Education for Macon's Youth, the city's political vision, and Macon's job market are big concerns for a lot of people. The Martin Luther King Commission met Monday at the Douglass Theatre to hash out those very issues.
"I grew up in Macon and I didn't see this much poverty," said Christine Redding-Lowder.
Macon's economy was thriving when Lowder walked through downtown. The sister of the late R and B legend Otis Redding went to high school at Ballard Hudson Senior High. Lowder hopes the MLK commission's meeting will spark better activism in Macon's population.
"A lot of people died for the right to vote so I don't understand why people don't get excited because they can vote. I'm happy, I want to vote."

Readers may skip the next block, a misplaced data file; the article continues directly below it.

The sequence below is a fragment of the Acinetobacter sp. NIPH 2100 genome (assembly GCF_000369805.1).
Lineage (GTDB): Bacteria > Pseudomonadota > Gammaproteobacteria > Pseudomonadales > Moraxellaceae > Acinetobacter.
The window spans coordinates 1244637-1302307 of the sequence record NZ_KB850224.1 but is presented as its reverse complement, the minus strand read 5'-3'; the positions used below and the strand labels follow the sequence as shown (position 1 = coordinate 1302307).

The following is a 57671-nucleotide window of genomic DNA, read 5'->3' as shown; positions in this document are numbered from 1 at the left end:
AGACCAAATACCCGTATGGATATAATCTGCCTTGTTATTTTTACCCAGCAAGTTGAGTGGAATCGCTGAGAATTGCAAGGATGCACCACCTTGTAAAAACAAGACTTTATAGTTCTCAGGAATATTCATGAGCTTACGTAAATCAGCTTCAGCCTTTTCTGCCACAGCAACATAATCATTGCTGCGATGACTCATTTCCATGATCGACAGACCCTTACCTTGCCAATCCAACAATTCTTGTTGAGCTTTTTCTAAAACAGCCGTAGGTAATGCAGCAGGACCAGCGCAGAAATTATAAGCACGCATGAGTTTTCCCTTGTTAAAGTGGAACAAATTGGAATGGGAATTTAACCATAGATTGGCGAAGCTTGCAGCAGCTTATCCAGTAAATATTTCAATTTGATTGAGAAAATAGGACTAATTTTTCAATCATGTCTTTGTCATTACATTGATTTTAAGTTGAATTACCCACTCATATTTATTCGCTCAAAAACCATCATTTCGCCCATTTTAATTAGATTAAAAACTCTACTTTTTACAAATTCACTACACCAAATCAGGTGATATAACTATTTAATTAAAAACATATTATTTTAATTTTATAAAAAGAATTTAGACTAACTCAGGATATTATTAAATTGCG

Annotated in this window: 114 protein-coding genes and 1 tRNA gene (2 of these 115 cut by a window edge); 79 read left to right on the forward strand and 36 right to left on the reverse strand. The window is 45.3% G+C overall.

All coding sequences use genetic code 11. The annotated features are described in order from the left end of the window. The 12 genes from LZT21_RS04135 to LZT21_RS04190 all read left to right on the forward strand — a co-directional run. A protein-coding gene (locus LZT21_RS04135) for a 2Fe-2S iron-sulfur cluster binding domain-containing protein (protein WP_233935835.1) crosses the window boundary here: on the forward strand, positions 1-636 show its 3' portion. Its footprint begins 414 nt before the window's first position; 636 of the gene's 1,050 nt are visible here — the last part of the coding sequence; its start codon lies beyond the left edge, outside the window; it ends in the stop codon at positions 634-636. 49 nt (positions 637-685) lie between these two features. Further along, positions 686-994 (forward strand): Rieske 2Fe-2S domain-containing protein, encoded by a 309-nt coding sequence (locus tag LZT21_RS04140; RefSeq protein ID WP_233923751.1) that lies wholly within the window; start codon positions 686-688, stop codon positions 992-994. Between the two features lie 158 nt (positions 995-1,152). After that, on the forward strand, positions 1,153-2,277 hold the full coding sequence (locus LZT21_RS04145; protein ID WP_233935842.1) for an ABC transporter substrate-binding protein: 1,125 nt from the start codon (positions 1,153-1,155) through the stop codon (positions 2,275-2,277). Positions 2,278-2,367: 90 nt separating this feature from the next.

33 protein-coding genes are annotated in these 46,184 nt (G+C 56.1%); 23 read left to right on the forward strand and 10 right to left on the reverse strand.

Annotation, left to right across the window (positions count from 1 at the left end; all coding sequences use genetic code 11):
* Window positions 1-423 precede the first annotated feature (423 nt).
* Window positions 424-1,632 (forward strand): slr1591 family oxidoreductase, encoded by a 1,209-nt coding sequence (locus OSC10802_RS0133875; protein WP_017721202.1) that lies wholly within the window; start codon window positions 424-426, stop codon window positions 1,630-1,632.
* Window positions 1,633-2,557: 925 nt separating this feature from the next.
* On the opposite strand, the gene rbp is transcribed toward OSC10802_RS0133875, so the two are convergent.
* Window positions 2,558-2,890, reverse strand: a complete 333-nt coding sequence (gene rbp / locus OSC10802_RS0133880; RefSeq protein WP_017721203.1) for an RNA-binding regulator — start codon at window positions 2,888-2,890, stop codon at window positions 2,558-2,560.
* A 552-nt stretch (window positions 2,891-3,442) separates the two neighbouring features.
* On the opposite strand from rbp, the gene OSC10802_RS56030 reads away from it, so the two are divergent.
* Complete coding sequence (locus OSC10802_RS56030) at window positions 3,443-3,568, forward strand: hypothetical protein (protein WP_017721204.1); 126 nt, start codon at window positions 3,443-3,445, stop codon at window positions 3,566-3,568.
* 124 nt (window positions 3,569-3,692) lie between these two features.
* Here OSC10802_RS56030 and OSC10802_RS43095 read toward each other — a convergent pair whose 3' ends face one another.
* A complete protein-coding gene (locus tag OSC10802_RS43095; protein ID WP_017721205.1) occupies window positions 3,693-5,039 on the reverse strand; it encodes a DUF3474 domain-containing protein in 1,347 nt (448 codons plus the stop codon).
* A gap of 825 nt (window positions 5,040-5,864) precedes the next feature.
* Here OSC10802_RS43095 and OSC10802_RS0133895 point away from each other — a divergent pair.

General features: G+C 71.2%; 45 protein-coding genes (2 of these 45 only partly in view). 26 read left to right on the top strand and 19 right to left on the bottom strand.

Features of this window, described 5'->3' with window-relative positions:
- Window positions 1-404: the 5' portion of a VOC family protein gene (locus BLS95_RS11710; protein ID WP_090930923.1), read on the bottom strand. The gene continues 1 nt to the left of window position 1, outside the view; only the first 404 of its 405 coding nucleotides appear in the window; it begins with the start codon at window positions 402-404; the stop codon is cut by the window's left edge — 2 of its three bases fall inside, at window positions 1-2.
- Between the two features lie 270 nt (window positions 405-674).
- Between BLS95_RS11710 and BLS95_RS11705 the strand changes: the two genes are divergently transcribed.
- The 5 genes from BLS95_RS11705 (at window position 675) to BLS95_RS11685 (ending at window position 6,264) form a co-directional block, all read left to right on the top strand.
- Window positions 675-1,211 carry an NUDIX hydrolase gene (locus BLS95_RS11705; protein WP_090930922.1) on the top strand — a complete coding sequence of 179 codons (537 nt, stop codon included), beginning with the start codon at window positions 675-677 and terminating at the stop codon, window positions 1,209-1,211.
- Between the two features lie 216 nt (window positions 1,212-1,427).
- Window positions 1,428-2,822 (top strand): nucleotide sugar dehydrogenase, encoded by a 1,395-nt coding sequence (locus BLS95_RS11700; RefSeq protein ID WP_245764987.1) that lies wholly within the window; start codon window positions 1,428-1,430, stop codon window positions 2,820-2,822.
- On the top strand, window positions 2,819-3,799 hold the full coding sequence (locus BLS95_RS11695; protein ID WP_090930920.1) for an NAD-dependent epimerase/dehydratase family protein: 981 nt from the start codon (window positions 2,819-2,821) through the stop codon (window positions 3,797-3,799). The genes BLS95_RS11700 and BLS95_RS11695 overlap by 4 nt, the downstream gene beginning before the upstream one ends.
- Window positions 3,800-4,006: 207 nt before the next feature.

Educating Macon's Youth and black voter turnout were the topics of discussion tonight,
as the Martin Luther King Commission addressed Macon's issues at a community symposium at the Douglass Theatre.
"We have got kind of complacent and we've got to get back involved in the community," said Former State Rep. David Lucas.
Lucas was one panelist of four that included Attorney Stephanie Miller, Dr. Henry Ficklin of Macon City Council, and Minister Darryl Muhammad.
The leaders gave their opinions on the state of Macon's economy, political vision, and education system. How the city uses the newly passed penny tax also made its way into Monday's discussion.
"We passed a 190-million dollar SPLOST and one of the concerns is whether or not minority vendors as well as contractors will be part of making some of the money in the community," said Lucas.
Former Macon Mayor, C. Jack Ellis moderated the discussion. The MLK commission plans to talk about consolidation at their next gathering sometime next month.